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No more enemies

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President Trump and the media must stop attacking one another. The continuous barrage has strained our democracy.

NEW YORK TIMES/DOUG MILLS Enlarge

A number of newspapers in the United States are editorializing today in support of freedom of the press.

They are beseeching President Donald Trump to cease characterizing the press as “the enemy of people.”

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Indeed, the President must know that, as a matter of constitutional law — the First Amendment — the press can never be the enemy of the people. For the press’ freedom is the people’s freedom. It derives from them and applies to them. All of them.

Freedom of press, speech, and conscience are indivisible.

The first freedoms are also a matter of tradition as well as law in this country — one might almost say a matter of secular theology. Thomas Jefferson said it best: “Our liberty cannot be guarded but by freedom of the press, nor that be limited without danger of losing it.”

By informing the people and by scrutinizing those in power, the press guards freedom just as surely as our soldiers do.

Without freedom of speech, of thought, and of the press, there is no democracy. Freedom dies.

So when the President calls the press the enemy of the people, he offends American tradition and the American ethos at its very core.

And this is deeply disturbing.

Any president must understand the inherent role the press plays in nourishing our democracy.

It is also disturbing that the President seems not to appreciate that heroic individuals have died for press freedom, and are still dying for it, in many parts of the world — including, China, Russia, Cuba, and many nation states in the Middle East

What the President really means, perhaps, is that the current press in the U.S., often, is his enemy. And he is right about that. Much of the press has been at war with Mr. Trump since his first day in office. In fact, some members of the press have acted as part of Mr. Trump’s political opposition, or the resistance. Some have agitated for the end of his time in office since that first day.

This, too, is unprecedented. And the loss of detachment, of professionalism, and of perspective, on the part of so much of the press, as regards Mr. Trump, has badly hurt the press.

The credibility of American journalism has suffered. Too many of us joined a side.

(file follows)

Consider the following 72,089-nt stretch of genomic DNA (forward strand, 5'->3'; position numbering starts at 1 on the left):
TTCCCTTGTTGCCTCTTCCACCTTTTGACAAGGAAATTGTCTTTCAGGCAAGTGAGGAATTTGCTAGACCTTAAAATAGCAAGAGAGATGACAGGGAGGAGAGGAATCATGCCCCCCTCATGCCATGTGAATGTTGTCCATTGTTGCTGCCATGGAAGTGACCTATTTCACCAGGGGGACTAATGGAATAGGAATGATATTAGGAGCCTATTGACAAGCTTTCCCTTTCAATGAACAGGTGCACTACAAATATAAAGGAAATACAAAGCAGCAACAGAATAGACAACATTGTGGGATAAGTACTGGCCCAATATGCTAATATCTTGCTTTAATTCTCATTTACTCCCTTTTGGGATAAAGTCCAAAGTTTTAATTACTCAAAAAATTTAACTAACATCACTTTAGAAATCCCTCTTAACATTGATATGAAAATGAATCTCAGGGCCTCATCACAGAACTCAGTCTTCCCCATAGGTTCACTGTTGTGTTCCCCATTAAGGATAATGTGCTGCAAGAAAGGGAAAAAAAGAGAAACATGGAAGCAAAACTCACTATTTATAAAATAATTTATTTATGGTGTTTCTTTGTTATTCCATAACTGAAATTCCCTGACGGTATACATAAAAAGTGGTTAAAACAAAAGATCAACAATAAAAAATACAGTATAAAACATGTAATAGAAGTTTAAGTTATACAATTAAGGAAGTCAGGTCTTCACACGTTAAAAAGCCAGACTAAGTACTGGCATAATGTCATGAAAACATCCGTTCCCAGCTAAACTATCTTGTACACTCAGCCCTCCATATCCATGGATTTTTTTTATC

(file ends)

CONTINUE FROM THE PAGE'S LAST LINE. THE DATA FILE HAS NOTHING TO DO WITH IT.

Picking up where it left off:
Today's collective editorial critique was organized by Marjorie Pritchard of the Boston Globe, a newspaper where few, if any, praises have been showered on the President for any policy and there is precious little curiosity about Trump voters. The Globe is part of the national media echo chamber. How much more persuasive the defense of the press would be if it emanated from Kansas, or Iowa. Or if it were accompanied by what Prof. John Lewis Gaddis of Yale requires of his students: a field trip to middle America.

Such a journey might replace smugness with empathy.

Just as his lack of restraint has often been the President’s self-inflicted wound, the bias of some of the press has hurt journalism, at the very moment when it most needed to save itself.

It is time for a truce.

Mr. Trump has a new communications director who, it is rumored, wants relations between the President and the press to improve.

It would be good for both sides, but, especially, good for the country, if the President publicly stated that the press is not the enemy of the people, but an essential guardian of our liberty.

Barring that, it would be good if the President simply ceased calling the press the enemy.

It would also be good if the press drew back from its bias toward Mr. Trump and stopped portraying Mr. Trump as the enemy of the people.

As everyone’s grandmother used to say: It takes two to tango. Respect must flow both ways.

No more enemies.

Let the President and the press disagree, yes. Let there be robust debate about policy in the press. Let the President and the press corps spar.

But neither side should continue to demonize the other. It has hurt the press, the presidency, and our country, greatly.

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